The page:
I have a friend with whom I argue about the same thing in all manner of guise. A recent version centered on rhetoric, in the context of writing non-fiction. I was arguing that there is some way in which writing that is transparent, i.e., made up out of sentences in which what one means is in some significant (and stylistically unique) sense equivalent to what one says -- that such writing is, in a way that matters, less rhetorically inflected than other forms. My friend disagrees with this, holds that all writing is performance all the way down. To think - I take him to be saying - that "transparent" writing is somehow any less of a show, is analogous to thinking that there is such a thing as "value-free" social science.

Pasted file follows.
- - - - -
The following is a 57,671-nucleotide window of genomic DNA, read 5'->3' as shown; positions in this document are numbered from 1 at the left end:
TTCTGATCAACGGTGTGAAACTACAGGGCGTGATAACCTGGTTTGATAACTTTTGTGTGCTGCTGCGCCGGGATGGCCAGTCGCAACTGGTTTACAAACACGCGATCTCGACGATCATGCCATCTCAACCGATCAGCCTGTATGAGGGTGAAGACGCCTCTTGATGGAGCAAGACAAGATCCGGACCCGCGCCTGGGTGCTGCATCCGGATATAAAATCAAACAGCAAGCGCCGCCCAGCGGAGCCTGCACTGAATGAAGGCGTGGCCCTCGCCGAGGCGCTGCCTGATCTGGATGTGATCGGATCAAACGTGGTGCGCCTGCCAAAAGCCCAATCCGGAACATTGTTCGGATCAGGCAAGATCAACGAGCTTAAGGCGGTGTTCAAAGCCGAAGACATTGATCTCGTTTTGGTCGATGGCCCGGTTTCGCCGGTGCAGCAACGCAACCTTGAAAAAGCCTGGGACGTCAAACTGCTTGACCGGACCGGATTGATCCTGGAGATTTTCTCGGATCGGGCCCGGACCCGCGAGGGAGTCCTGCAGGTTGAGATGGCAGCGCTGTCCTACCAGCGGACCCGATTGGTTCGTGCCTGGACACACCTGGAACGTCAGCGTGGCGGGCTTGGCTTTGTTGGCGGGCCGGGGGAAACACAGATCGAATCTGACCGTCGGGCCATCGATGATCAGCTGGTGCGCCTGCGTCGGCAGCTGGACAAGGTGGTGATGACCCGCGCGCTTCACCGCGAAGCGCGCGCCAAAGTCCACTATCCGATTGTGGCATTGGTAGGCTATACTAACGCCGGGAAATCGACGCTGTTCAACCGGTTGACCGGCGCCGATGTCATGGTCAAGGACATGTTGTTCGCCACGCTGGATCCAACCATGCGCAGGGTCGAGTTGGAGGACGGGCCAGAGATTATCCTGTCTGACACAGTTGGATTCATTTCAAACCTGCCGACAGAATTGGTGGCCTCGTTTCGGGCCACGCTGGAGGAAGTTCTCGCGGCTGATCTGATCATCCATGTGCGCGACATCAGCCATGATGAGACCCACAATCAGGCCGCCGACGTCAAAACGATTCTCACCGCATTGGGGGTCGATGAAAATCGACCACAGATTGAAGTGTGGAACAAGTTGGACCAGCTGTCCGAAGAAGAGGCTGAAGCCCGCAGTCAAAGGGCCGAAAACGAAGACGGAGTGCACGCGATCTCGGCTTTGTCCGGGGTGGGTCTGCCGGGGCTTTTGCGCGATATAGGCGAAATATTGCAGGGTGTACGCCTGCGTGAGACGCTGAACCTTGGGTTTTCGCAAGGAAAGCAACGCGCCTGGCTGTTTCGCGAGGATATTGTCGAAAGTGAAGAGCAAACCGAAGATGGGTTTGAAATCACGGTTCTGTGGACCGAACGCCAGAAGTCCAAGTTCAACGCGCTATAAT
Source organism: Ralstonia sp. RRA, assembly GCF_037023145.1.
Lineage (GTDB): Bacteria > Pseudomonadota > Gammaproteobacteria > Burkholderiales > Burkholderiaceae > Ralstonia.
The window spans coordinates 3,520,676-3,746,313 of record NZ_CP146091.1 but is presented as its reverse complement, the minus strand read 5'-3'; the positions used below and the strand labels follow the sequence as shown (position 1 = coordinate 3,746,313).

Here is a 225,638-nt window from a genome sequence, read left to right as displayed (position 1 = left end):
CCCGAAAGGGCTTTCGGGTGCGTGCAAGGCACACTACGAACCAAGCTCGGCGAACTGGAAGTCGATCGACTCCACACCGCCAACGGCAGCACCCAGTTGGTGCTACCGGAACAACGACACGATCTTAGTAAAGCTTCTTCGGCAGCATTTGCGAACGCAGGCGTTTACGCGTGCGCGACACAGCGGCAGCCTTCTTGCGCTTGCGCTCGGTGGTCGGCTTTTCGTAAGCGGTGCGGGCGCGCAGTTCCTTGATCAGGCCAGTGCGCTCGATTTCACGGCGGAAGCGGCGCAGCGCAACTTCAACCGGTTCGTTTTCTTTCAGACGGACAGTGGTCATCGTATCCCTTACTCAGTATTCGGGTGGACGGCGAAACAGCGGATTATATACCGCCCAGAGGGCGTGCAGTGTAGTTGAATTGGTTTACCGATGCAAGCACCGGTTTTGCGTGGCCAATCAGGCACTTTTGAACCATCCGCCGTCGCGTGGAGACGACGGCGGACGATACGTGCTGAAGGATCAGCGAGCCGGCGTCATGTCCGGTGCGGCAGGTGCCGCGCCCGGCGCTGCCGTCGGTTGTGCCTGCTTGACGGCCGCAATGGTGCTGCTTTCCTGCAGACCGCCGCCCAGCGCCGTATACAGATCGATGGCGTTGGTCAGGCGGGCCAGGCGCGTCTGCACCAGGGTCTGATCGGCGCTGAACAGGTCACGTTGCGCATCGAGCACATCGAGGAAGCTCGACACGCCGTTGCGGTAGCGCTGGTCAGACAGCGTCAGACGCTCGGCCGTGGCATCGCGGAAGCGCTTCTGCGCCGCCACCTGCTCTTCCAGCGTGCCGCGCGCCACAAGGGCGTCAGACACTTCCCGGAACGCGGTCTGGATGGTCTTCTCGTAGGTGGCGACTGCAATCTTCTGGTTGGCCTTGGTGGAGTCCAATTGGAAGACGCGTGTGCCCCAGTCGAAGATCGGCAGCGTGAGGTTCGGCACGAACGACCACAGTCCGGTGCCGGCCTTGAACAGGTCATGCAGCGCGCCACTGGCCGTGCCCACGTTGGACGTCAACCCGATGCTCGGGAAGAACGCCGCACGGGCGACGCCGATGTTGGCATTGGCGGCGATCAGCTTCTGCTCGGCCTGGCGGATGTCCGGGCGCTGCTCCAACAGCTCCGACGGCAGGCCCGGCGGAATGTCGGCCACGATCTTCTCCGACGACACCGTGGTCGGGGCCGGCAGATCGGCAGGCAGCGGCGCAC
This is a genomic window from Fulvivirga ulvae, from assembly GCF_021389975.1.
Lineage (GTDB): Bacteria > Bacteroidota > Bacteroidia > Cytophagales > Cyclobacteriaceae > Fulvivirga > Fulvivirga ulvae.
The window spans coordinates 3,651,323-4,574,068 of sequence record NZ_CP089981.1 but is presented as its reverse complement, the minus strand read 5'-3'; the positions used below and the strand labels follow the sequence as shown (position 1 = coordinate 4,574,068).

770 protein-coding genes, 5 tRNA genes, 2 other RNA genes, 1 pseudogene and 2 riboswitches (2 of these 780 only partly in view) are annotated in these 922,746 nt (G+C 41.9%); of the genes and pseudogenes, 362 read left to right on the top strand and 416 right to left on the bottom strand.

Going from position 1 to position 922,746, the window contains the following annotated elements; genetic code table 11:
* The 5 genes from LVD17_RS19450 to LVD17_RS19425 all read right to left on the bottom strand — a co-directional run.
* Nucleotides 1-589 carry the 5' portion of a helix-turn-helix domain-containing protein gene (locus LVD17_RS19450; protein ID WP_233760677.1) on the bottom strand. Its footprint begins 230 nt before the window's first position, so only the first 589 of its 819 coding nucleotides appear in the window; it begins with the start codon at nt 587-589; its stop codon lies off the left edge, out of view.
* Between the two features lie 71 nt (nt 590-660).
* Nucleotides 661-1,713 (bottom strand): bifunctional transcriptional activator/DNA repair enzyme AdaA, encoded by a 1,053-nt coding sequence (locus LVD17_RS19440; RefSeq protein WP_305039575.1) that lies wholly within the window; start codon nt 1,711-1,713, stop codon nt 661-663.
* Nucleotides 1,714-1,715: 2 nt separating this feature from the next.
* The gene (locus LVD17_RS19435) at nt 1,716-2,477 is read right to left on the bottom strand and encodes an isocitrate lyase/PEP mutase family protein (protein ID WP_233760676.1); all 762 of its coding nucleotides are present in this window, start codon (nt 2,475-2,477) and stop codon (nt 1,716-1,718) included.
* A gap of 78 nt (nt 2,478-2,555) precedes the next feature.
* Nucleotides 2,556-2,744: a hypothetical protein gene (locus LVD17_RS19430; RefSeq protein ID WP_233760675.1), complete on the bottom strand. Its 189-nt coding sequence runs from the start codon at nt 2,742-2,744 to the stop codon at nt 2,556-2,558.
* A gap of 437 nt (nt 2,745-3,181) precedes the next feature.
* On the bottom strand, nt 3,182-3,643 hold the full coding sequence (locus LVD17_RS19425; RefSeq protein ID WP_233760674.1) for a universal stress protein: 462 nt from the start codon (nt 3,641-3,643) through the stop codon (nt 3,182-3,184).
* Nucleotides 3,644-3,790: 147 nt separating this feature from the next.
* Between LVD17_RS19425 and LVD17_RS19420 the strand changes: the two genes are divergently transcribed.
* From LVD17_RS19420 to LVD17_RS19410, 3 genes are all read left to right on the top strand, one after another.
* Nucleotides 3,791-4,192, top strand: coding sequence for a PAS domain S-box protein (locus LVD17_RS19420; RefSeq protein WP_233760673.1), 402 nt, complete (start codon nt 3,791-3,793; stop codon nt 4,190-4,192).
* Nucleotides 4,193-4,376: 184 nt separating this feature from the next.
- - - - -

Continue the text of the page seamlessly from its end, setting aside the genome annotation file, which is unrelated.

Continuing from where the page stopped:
He may be right about this. But the thing that it gets to, and that I don't think he's right about - and maybe he doesn't even think it - is the idea that everything period is performance. It seems to me that the problem with this view, that is to say with pragmatism, is that there are certain things that presuppose that it is not so, presuppose that there is indeed a difference between performance and not-performance. Sincerity, for example. It is in the nature of the case that if one is talking about a "performance of sincerity," then one is not actually talking about sincerity. Or at a minimum one is not using the word in a way that is consistent with its accepted definition. It strikes me that this is a good reason to think that pragmatism is flawed, philosophically, viz., that it renders sincerity unintelligible.